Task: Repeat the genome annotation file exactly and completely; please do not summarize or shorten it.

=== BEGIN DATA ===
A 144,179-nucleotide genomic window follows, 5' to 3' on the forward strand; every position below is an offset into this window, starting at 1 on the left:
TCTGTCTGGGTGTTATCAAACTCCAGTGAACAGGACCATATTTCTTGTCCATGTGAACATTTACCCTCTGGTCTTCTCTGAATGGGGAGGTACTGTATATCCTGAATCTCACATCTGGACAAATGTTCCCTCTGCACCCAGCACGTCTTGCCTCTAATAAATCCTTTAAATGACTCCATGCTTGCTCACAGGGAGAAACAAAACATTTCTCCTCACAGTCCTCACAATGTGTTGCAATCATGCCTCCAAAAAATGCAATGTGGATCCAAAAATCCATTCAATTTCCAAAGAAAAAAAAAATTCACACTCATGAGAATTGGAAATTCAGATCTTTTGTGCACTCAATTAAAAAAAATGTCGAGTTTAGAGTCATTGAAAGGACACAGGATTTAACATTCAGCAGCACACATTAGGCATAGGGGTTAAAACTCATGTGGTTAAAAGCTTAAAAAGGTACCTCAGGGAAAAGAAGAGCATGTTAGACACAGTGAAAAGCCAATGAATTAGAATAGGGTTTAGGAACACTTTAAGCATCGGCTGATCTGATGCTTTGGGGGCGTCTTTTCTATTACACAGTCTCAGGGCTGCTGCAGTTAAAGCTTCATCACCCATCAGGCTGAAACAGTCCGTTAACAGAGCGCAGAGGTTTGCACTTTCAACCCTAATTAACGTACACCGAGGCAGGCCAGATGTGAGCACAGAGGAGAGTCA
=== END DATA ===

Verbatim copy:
A 144,179-nucleotide genomic window follows, 5' to 3' on the forward strand; every position below is an offset into this window, starting at 1 on the left:
TCTGTCTGGGTGTTATCAAACTCCAGTGAACAGGACCATATTTCTTGTCCATGTGAACATTTACCCTCTGGTCTTCTCTGAATGGGGAGGTACTGTATATCCTGAATCTCACATCTGGACAAATGTTCCCTCTGCACCCAGCACGTCTTGCCTCTAATAAATCCTTTAAATGACTCCATGCTTGCTCACAGGGAGAAACAAAACATTTCTCCTCACAGTCCTCACAATGTGTTGCAATCATGCCTCCAAAAAATGCAATGTGGATCCAAAAATCCATTCAATTTCCAAAGAAAAAAAAAATTCACACTCATGAGAATTGGAAATTCAGATCTTTTGTGCACTCAATTAAAAAAAATGTCGAGTTTAGAGTCATTGAAAGGACACAGGATTTAACATTCAGCAGCACACATTAGGCATAGGGGTTAAAACTCATGTGGTTAAAAGCTTAAAAAGGTACCTCAGGGAAAAGAAGAGCATGTTAGACACAGTGAAAAGCCAATGAATTAGAATAGGGTTTAGGAACACTTTAAGCATCGGCTGATCTGATGCTTTGGGGGCGTCTTTTCTATTACACAGTCTCAGGGCTGCTGCAGTTAAAGCTTCATCACCCATCAGGCTGAAACAGTCCGTTAACAGAGCGCAGAGGTTTGCACTTTCAACCCTAATTAACGTACACCGAGGCAGGCCAGATGTGAGCACAGAGGAGAGTCA